Let’s Adopt These Planks from GOP’s National Platform
From Rick Perry to Rick Santorum, many Republican sparklies say they reject the science of evolution, favoring instead the "science" of the Bible, including some of its interpreters who claim the Earth is not 4.5 billion years old, but has been around only about 6,000 years. Georgia Rep. Paul Broun (who ironically serves on the House science committee) even calls evolution "lies straight from the pit of hell."
But while they dis Charles Darwin and the evidence of evolutionary progression, the GOP as a whole seems firmly committed to "devolution" as its own operating principle. Webster's Dictionary explains that to devolve is to "degenerate through a gradual change"—synonyms include to crumble, decline, regress, sink ... worsen.
The party's leaders are presently in an intramural tussle over how they should cope with last year's electoral drubbing they took from women, Latinos and young voters. Tea party Republicans argue for going deeper into the right-wing weeds by promoting a new McCarthyism focused on the bugaboo of a United Nations takeover of America. Others insist the party simply has a packaging problem, so they're seeking softer ways to say "kill Medicare" and studying how to say "cut taxes for the rich" in Spanish.
But now here's some unexpected news!
It comes from what purports to be an official document of the National Republican Party. And—wow!—the policy positions it contains show that top thinkers and strategists really are serious about coming to their senses and rejecting the plutocratic extremism and far-right wackiness that has stained their recent presidential, congressional and gubernatorial campaigns.
Right at the top, this 18-page manifesto proclaims that, "Our government was created by the people for all the people, and it must serve no less a purpose." ALL the people!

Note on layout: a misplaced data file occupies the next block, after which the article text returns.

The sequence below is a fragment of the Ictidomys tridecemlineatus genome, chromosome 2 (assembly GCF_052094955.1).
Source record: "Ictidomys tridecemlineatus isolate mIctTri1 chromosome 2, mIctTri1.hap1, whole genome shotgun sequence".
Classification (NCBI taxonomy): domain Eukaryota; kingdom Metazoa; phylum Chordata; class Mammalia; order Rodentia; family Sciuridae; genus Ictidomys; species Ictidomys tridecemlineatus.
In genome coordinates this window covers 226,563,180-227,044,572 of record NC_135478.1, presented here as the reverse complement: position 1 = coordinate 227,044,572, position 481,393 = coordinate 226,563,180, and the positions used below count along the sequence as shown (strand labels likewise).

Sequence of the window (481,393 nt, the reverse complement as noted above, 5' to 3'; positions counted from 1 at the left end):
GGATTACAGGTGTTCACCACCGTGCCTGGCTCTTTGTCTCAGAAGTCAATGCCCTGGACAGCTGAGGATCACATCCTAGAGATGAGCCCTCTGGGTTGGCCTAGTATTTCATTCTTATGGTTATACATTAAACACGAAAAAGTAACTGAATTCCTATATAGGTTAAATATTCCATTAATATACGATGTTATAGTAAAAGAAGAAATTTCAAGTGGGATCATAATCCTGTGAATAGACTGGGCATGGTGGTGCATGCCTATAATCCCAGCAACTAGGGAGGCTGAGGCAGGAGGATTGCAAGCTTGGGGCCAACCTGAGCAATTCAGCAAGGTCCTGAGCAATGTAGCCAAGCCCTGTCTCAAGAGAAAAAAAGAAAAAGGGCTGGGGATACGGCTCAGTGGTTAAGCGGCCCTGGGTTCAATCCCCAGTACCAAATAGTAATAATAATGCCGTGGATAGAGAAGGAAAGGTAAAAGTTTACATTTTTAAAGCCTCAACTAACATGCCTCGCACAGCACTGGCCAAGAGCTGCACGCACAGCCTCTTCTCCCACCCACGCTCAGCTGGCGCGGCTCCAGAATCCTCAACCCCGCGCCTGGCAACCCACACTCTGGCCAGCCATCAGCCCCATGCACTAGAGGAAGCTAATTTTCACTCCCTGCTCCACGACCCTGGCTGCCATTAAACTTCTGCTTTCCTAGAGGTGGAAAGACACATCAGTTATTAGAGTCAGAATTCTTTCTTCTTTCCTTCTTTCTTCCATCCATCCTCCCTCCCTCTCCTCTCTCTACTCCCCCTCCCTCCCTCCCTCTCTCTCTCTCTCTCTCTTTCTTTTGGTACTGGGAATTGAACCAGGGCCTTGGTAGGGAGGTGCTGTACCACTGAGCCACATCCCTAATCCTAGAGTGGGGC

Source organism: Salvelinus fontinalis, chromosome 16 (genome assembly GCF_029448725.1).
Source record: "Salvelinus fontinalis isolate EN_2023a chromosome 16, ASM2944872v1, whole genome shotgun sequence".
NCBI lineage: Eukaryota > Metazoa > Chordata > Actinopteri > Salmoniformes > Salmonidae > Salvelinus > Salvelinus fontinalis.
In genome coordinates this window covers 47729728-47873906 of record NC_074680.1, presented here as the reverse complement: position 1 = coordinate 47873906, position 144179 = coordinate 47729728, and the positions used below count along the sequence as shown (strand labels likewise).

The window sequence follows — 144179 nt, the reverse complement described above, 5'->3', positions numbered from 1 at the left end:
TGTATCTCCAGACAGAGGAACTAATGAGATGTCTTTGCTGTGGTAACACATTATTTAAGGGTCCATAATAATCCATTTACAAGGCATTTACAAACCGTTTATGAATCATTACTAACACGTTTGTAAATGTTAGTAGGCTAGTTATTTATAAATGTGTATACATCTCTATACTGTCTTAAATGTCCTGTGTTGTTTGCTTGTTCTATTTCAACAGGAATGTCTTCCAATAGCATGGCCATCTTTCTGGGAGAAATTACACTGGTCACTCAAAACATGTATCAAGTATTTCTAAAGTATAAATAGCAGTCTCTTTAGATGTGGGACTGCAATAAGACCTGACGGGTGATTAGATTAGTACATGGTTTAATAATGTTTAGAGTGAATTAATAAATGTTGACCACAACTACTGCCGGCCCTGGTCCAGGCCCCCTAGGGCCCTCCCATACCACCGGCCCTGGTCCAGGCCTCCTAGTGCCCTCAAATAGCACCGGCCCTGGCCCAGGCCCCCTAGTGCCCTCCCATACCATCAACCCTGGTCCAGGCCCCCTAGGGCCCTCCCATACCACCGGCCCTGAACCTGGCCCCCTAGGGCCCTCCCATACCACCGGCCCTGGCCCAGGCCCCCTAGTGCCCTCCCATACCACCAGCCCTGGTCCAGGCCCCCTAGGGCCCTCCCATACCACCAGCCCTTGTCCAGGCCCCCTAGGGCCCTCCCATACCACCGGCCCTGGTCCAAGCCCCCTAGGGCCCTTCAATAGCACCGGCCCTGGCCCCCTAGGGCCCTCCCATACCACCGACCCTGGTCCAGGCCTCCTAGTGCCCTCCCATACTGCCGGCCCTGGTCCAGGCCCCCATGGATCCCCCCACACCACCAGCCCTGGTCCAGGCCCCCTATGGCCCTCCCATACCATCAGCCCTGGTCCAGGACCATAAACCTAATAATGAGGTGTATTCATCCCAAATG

Forget last year's ridiculous pontifications by Mitt Romney and others dividing America into virtuous "creators" (like themselves and their billionaire backers) and worthless "moochers" (like you and me)—this document abounds with commitments to the common good.
"America does not prosper," it proudly proclaims on page three, "unless all Americans prosper." Shazam—that's downright democratic!
And then there's this: "Government must have a heart as well as a head." And this: We must conserve and safeguard "our natural resources for the greatest good of all, now and in the future." And this: "The purpose of the Republican Party is to (build) a dynamic prosperity in which every citizen fairly shares."
And how's this for a complete turnaround: "Labor is the United States. The men and women, who with their minds, their hearts and hands, create the wealth that is shared in this country—they are America." Holy Koch brothers, share the wealth?
Yes, and how about this: "The protection of the right of workers to organize into unions and to bargain collectively is the firm and permanent policy of the (Republican Party)." Eat your heart out Scott Walker, Rick Snyder, John Kasich and you other labor-bashing GOP governors!
The document also offers unequivocal support for (of all things) the United Nations, as well as for the U.S. Postal Service and such progressive-minded policies as equal rights for women, expanding our national parks, "vigorous enforcement of anti-trust laws" and raising the minimum wage. New enlightenment in the Grand Old Party. Hallelujah!
Can all this be true? Yes—except it's not new. This document is the Republican Party platform ... of 1956. Fifty-seven years ago, under the presidency of Dwight Eisenhower, Republicans not only said sensible things like that, they put them in their national party platform as pledges to the American people. How far they've devolved, huh?
Of course, the last thing Republican leaders want is advice from someone like me, but I'm happy to give it anyway, free of charge. Here it is: If you ever hope to evolve politically, ponder going back to the future. You're welcome.